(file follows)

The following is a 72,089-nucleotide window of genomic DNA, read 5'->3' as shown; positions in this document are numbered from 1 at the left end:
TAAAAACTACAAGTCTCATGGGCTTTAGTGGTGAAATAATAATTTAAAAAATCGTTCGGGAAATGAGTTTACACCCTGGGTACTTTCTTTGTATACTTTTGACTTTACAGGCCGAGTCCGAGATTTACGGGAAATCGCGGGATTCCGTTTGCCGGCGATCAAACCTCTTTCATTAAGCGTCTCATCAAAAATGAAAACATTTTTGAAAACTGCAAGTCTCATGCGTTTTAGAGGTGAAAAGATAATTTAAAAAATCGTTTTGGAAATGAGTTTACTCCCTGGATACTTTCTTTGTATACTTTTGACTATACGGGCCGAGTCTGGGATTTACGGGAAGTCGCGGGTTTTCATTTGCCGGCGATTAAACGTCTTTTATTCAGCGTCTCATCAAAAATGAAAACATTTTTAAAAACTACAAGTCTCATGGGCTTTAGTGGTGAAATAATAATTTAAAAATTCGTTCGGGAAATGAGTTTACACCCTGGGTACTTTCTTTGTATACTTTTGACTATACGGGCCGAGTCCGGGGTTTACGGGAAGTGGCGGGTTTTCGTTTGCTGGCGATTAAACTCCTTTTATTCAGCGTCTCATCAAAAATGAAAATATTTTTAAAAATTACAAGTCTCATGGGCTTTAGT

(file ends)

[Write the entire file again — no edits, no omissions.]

The following is a 72,089-nucleotide window of genomic DNA, read 5'->3' as shown; positions in this document are numbered from 1 at the left end:
TAAAAACTACAAGTCTCATGGGCTTTAGTGGTGAAATAATAATTTAAAAAATCGTTCGGGAAATGAGTTTACACCCTGGGTACTTTCTTTGTATACTTTTGACTTTACAGGCCGAGTCCGAGATTTACGGGAAATCGCGGGATTCCGTTTGCCGGCGATCAAACCTCTTTCATTAAGCGTCTCATCAAAAATGAAAACATTTTTGAAAACTGCAAGTCTCATGCGTTTTAGAGGTGAAAAGATAATTTAAAAAATCGTTTTGGAAATGAGTTTACTCCCTGGATACTTTCTTTGTATACTTTTGACTATACGGGCCGAGTCTGGGATTTACGGGAAGTCGCGGGTTTTCATTTGCCGGCGATTAAACGTCTTTTATTCAGCGTCTCATCAAAAATGAAAACATTTTTAAAAACTACAAGTCTCATGGGCTTTAGTGGTGAAATAATAATTTAAAAATTCGTTCGGGAAATGAGTTTACACCCTGGGTACTTTCTTTGTATACTTTTGACTATACGGGCCGAGTCCGGGGTTTACGGGAAGTGGCGGGTTTTCGTTTGCTGGCGATTAAACTCCTTTTATTCAGCGTCTCATCAAAAATGAAAATATTTTTAAAAATTACAAGTCTCATGGGCTTTAGT